There are also other organizations that I wish I would have gotten involved with sooner.

Don’t delay, at all. Not one second.

4. If your schedule allows, find an on or off campus job that provides you with professional experience or just some extra spending money.

Work study has been one of the greatest things ever awarded to me. But even if you don’t have work study, federal or non-federal, finding an off campus job (internships, internships, INTERNSHIPS!) can be equally as great and rewarding. Finding the right job is also an absolute must as well. A job will help you define your professional career, or even just be a place where you have a great group of friends and make some cash along the way. The less stressful, the better, since you’ll have enough of that with learning how college works in the first place.

My freshman year, my first job was as a “Student Technology Assistant”, sounds really nerdy, right? Well, basically I sat in the basement of one of the buildings on campus and did homework. Occasionally I would get a call into the “help line”, for a professor needing assistance with classroom equipment, or I would go clean projectors, or help set up equipment for a campus event. Needless to say I found it quite boring for my tastes, and I wasn’t really close with any of my co-workers.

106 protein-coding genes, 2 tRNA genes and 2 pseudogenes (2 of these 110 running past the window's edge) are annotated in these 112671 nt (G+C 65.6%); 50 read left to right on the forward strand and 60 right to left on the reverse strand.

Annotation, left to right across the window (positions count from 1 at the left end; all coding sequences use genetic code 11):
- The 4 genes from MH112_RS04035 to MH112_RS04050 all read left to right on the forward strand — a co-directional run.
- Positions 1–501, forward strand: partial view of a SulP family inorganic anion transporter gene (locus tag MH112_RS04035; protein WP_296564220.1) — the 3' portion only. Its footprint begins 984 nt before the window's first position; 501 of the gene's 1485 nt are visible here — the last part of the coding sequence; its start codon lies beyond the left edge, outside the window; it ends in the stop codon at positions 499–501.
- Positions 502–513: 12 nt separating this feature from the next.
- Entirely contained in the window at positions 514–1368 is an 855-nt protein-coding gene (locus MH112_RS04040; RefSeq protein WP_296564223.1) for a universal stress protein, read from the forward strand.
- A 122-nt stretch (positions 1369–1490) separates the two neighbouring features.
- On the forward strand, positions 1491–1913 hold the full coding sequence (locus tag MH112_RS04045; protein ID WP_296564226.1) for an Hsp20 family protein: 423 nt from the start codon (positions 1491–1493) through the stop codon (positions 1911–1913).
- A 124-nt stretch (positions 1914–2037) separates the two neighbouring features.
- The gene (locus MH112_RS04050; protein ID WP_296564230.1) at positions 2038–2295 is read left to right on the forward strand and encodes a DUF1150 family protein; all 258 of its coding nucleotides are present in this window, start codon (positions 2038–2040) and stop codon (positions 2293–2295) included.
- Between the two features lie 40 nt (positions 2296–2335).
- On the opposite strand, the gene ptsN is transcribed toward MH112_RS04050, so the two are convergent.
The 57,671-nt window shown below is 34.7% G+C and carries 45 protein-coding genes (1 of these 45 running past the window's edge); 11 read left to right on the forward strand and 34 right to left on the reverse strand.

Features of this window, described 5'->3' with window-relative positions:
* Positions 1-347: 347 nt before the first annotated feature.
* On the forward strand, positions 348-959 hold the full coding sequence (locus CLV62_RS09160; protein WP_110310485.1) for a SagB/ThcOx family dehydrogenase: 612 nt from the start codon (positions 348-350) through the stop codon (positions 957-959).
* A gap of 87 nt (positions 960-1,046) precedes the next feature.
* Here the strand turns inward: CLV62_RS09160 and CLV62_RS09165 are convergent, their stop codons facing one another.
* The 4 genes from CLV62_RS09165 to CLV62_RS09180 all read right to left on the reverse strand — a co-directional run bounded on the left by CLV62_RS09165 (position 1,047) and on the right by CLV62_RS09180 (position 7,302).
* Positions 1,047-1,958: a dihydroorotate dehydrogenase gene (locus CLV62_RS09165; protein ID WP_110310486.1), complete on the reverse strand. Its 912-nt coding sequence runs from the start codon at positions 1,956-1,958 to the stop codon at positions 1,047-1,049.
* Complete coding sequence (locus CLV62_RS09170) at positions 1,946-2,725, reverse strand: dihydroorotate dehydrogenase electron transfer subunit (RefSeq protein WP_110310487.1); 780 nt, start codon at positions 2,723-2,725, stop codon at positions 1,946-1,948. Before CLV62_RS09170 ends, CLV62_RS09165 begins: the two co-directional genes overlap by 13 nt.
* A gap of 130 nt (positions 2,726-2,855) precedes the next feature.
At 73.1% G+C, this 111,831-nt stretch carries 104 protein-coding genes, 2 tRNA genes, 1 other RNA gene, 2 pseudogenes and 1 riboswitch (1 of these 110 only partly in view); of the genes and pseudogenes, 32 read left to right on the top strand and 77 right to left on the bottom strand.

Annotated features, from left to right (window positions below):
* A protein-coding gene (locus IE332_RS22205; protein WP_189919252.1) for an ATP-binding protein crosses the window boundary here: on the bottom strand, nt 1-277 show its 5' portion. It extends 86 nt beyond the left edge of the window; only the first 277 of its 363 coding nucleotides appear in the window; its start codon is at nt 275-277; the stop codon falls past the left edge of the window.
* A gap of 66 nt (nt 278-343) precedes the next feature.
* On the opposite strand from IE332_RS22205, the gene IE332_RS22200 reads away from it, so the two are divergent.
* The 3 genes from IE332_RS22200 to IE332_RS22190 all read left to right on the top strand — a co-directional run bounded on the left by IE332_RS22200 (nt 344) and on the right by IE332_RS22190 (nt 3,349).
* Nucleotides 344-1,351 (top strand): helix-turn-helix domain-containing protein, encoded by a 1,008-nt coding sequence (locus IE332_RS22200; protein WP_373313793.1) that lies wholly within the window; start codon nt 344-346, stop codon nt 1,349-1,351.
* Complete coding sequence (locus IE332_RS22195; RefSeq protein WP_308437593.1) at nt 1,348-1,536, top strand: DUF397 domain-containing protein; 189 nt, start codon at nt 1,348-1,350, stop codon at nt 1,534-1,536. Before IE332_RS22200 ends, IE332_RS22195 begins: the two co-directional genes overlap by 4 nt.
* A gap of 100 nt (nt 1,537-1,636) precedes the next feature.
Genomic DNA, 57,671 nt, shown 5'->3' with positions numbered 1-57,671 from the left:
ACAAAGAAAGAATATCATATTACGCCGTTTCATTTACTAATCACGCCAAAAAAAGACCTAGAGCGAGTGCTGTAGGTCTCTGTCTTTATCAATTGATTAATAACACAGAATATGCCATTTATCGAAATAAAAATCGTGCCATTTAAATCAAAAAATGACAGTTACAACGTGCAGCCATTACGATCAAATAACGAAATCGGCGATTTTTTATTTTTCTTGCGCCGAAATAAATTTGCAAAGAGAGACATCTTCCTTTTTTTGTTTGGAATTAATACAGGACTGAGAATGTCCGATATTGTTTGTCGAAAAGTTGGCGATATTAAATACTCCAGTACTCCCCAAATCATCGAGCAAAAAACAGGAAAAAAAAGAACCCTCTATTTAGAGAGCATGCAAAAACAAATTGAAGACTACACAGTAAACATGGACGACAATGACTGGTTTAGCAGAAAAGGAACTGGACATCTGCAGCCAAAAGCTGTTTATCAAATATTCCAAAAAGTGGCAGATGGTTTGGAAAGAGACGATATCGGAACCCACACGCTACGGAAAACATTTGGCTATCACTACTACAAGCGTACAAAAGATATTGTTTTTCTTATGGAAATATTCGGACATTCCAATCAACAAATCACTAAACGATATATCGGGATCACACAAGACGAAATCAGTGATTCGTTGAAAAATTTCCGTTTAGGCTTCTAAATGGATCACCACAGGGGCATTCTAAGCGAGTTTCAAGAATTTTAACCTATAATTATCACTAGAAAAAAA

I worked there for a semester, and then I found the job I have now. My current job is a great place to be at; rewarding, fun, I’m gaining professional experience (and possibly a job offer after graduation!), and I have met some of my best friends through this job. It was so worth it to switch.

5. This is truly your time to shine and you should own every second of it.

Going to college is a lot like having the chance to start your life over. Nobody cares what you did and who you were in high school. Everybody knows nothing about you until you share it with them. You can be anything you want and whoever you want to be. You’re not defined by what you decide to study, who you hang out with, what classes you’re in, nothing. It’s all up to you.

Feel free to be yourself, be anything you want to be. I know that sounds cheesy, but it’s for real, so just take the advice, and make some memories with it. Again, you won’t regret any of it.

While I personally may have missed out on some of these things, I still wouldn’t change anything about my college career. I love my what I’m studying (I’m a double major), I love my job, I love my friends, and I love my school. I have great classes and wonderful professors. I’ve studied abroad, tried new things, and continue to learn more and more about myself each and every day. My family has watched me grow and develop into a strong woman ready to take on the professional world after college. I found a boyfriend who supports me in everything I do, and doesn’t try to hold me back from doing whatever I set my mind to. My college experience wasn’t typical, or traditional, to say the least, but it was still worth every second. I hope my advice prepares all you young ladies reading this to take on college whole-heartedly, and take advantage of every opportunity you are given.

I can’t say it enough, you really won’t regret it!